Friday, April 18, 2014

We Know Not What We May Be

We know what we are, but know not what we may be. - Hamlet, IV, 5

In that philosophical line from Hamlet, Ophelia is talking about transformation of the body, but it also applies to transformation of the mind and soul. Isn't this true for all of us, for all Christians? We know what we are now in so many ways. Medical science, biochemistry, kinesiology, psychology, and sociology - as well as poetry, art, music, and so on - tell us a lot about ourselves. They tell us about our bodies, our minds, and our souls. We know what we are, but we have no idea what we may be.

Science, psychology, philosophy, religion - none can tell us about the state of our souls. There is no way to measure or calculate out the ultimate choice that we've made, for good or evil, love or disobedience.

John writes a similar line--one I'm sure Shakespeare was familiar with--in his first letter:
See what love the Father has bestowed on us that we may be called the children of God. Yet so we are. The reason the world does not know us is that it did not know him. Beloved, we are God's children now; what we shall be has not yet been revealed. We do know that when it is revealed we shall be like him, for we shall see him as he is. (1 John 3:1-2)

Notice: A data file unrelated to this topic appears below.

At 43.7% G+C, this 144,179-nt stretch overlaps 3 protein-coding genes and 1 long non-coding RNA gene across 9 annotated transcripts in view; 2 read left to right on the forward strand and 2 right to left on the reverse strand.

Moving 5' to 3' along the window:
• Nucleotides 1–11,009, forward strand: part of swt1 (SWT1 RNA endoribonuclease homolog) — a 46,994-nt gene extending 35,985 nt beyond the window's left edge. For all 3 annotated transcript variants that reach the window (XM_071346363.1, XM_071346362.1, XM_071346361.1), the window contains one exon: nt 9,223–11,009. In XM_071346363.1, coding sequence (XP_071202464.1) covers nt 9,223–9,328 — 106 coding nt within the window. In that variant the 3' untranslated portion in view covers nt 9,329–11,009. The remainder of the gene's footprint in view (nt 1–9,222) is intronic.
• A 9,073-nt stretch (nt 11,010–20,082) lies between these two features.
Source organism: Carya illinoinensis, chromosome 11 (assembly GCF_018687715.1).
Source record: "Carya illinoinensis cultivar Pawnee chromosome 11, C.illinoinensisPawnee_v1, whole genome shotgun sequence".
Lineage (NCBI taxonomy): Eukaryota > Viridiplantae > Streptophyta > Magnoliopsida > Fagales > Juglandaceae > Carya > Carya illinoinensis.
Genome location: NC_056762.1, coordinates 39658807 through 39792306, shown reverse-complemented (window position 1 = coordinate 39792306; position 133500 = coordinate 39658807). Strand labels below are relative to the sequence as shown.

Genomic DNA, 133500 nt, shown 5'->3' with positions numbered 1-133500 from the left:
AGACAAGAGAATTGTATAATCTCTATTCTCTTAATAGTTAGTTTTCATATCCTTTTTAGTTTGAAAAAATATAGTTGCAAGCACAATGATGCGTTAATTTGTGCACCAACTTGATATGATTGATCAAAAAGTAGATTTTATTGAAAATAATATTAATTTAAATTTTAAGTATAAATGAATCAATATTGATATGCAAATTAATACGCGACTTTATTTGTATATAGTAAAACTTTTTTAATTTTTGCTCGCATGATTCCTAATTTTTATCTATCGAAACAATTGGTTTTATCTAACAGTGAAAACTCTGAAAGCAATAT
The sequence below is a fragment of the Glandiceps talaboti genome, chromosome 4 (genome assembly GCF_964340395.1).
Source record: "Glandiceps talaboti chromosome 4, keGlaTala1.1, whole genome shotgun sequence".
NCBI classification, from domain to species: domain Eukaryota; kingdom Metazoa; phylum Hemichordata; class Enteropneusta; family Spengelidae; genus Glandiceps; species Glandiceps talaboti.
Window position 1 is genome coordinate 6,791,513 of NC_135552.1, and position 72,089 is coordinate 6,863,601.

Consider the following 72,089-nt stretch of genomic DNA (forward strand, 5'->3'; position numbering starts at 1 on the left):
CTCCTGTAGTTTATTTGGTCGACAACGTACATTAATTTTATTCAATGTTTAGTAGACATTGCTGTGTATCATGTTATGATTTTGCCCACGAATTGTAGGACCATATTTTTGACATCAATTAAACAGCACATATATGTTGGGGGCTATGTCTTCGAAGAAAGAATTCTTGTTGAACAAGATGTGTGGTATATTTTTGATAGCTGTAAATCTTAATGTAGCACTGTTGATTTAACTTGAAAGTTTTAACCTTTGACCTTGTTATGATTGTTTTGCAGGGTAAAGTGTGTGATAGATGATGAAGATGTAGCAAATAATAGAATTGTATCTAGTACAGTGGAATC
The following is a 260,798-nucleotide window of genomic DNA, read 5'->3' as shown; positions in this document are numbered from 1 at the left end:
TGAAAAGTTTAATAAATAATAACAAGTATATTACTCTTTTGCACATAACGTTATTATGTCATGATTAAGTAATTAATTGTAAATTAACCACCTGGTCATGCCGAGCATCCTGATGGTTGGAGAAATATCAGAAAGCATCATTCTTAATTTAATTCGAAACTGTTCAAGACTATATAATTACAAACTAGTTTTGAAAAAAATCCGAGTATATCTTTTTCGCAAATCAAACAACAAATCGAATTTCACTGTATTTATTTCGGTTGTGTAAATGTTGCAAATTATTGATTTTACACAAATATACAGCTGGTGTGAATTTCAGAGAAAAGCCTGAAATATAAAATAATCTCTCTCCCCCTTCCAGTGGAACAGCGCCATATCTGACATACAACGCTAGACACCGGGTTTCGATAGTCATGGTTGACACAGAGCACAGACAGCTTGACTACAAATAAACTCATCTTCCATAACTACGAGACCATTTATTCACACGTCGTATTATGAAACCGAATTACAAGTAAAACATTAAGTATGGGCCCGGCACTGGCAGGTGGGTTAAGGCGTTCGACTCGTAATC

What we know is that we are God's children. We know His promises for the future, and we can trust in them.

Moreover, John tells us that "the word does not know us" because "it did not know him."  For the world to know us--to really know who we are, not just as Christians but as humans--they must know Him. That goes for us as well. We're not exempt. We know ourselves better as we know Him better.

 
Image from http://en.wikipedia.org/wiki/File:John_Everett_Millais_-_Ophelia_-_Google_Art_Project.jpg

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